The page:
Article I, Section 8, Clause 3:
[The Congress shall have Power . . .] To regulate Commerce with foreign Nations, and among the several States, and with the Indian Tribes; . . .
Four years later came Addyston Pipe and Steel Co. v. United States, 1 in which the Antitrust Act was successfully applied to an industrial combination for the first time. The agreements in the case, the parties to which were manufacturing concerns, effected a division of territory among them, and so involved, it was held, a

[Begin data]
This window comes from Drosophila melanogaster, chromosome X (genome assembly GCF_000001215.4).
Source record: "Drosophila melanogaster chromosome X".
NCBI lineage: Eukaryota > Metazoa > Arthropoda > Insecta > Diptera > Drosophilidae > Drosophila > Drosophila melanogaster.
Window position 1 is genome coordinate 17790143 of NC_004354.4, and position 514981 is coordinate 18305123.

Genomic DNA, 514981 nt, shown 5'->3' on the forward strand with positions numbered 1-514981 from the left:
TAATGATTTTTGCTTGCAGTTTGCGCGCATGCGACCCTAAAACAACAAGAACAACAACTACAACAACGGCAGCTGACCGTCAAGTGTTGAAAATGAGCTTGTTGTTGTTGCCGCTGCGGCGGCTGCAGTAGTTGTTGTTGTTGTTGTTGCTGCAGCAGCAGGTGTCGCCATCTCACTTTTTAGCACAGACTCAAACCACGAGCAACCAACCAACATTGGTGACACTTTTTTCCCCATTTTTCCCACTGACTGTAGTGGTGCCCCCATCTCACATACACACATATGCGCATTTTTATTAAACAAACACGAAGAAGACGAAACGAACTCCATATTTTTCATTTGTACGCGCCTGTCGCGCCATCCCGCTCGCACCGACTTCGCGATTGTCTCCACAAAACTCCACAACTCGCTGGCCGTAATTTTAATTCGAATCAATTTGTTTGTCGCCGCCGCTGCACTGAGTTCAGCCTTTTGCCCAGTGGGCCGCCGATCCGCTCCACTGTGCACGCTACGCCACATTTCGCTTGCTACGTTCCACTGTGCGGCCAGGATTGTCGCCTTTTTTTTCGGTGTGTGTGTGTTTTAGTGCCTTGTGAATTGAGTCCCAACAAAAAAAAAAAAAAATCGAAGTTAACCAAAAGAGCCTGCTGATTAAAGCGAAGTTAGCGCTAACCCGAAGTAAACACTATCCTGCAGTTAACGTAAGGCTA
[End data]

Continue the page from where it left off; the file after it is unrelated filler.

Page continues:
direct restraint on the distribution and hence of the transportation of the products of the contracting firms. The holding, however, did not question the doctrine of the earlier case, which in fact continued substantially undisturbed until 1905, when Swift & Co. v. United States 2 was decided.